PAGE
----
As it turns out, just after that trip to Panama, I moved to El Paso, Texas, met my super funny and hot wife, Suzette, on MySpace.com and got married 5 months later. 9 months and 15 minutes after the wedding, we had our gorgeous little baby girl Sela (Honestly, she looked just like me, minus the 5 o'clock shadow, when she was born, but she got really cute about 4 months later). Since we've been married, we haven't slowed down. Bora Bora, Australia, Cayman Islands, Cozumel, Canada, Jamaica, Acapulco, Spain, The Seychelles, Tanzania, Rwanda, Ireland, France, all over Mexico, and maybe 60 airplane rides later, here we are. Our boy Cross came along not too long afterwards.
With Suzette's tremendous support and added organization along with our dedicated, talented and hard working family members, we were able to bring to life a few more designs and colors. Again, we grew and needed more structure and planning. Suzette and I began praying for just the right person to take us to the next level. It wasn't long before we began hearing of an amazing business coach named Chuck Bowen, who actually coaches dozens of other business coaches all over the nation to grow their businesses. As we listened to him on the radio and were recommended to him by others whom he had helped, it became obvious that if anyone could structure Saddleback, it would be him. We got an appointment and, 3 weeks later, he squeezed us in. That's when we started learning how to organize and to lead the company to a firm foundation.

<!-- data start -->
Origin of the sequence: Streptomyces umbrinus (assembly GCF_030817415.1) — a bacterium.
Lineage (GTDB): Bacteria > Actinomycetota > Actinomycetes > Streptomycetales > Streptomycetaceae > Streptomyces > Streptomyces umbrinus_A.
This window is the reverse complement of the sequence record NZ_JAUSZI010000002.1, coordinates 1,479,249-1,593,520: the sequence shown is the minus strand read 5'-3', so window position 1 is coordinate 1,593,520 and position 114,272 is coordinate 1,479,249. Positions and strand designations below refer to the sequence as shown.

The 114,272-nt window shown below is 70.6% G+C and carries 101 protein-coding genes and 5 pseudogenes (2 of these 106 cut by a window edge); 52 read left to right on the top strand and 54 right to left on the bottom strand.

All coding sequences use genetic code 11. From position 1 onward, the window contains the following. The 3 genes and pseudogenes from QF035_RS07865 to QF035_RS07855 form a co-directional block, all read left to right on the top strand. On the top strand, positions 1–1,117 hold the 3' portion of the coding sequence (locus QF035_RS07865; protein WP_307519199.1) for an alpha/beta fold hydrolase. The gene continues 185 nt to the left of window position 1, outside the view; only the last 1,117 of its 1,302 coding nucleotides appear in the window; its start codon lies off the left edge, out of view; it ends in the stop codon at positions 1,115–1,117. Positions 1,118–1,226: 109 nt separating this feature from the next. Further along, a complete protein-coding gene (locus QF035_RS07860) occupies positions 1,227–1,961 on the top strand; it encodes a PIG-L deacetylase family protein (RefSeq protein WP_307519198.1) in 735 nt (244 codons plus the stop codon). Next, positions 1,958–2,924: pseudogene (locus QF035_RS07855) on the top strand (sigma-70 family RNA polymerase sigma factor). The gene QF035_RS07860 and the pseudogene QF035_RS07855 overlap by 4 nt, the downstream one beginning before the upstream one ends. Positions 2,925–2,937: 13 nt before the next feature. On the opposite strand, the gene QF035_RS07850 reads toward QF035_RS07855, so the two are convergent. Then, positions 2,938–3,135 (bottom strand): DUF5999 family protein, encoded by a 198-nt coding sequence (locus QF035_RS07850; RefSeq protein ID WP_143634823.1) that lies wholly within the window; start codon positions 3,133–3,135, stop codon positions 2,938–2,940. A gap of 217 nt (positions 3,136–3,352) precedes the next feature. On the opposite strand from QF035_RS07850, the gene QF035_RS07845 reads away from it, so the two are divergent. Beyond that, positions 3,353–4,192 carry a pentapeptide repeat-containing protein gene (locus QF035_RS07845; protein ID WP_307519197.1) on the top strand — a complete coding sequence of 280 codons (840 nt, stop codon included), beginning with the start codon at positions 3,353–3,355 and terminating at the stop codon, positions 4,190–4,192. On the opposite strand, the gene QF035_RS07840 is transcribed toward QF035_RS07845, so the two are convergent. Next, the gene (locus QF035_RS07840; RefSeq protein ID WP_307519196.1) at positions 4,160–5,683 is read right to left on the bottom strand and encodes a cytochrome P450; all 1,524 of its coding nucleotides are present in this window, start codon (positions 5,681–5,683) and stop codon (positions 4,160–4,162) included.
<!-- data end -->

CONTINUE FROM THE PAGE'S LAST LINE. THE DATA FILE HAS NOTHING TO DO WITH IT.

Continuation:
And now, like the kangaroo picture, we're tough as nuts. A strong and healthy leather company, built to last and planted firm to weather any storm. I've heard horror stories of lots of small and successful businesses who, driven by greed, try to become giants and fail. In the pursuit, they either shut their doors or become nothing more than mundane and mediocre. We aren't like that. We are and will maintain our family of leather owners with love. Pretty much everyday I lay down in bed with my hot wife and we talk about different bag owners who we've been going back and forth with. We want to know your name. If our goal were to sell something to everyone, we would no longer be selling to shepherds; but only to sheep. We'd lose our edge and our designs would lose their originality and charm. We don't want to be a common name in everyone's home, but certainly in a few.
The Saddleback Story would not be complete if we did not give honor to whom honor is due. There have been many sacrifices in the growth of Saddleback, but none greater than that of the first cow, we'll call her "Daisy Bell". Her true identity is being protected out of respect for her friends and family. We stumbled upon this old photo of her in our archives. The spirit of "Daisy Bell" lives on today. She clearly did not die in vain.
To put it simply, Saddleback's goal is this: To love people around the world by making excessively high quality, tough and functional leather designs. And now you know... the rest of the story.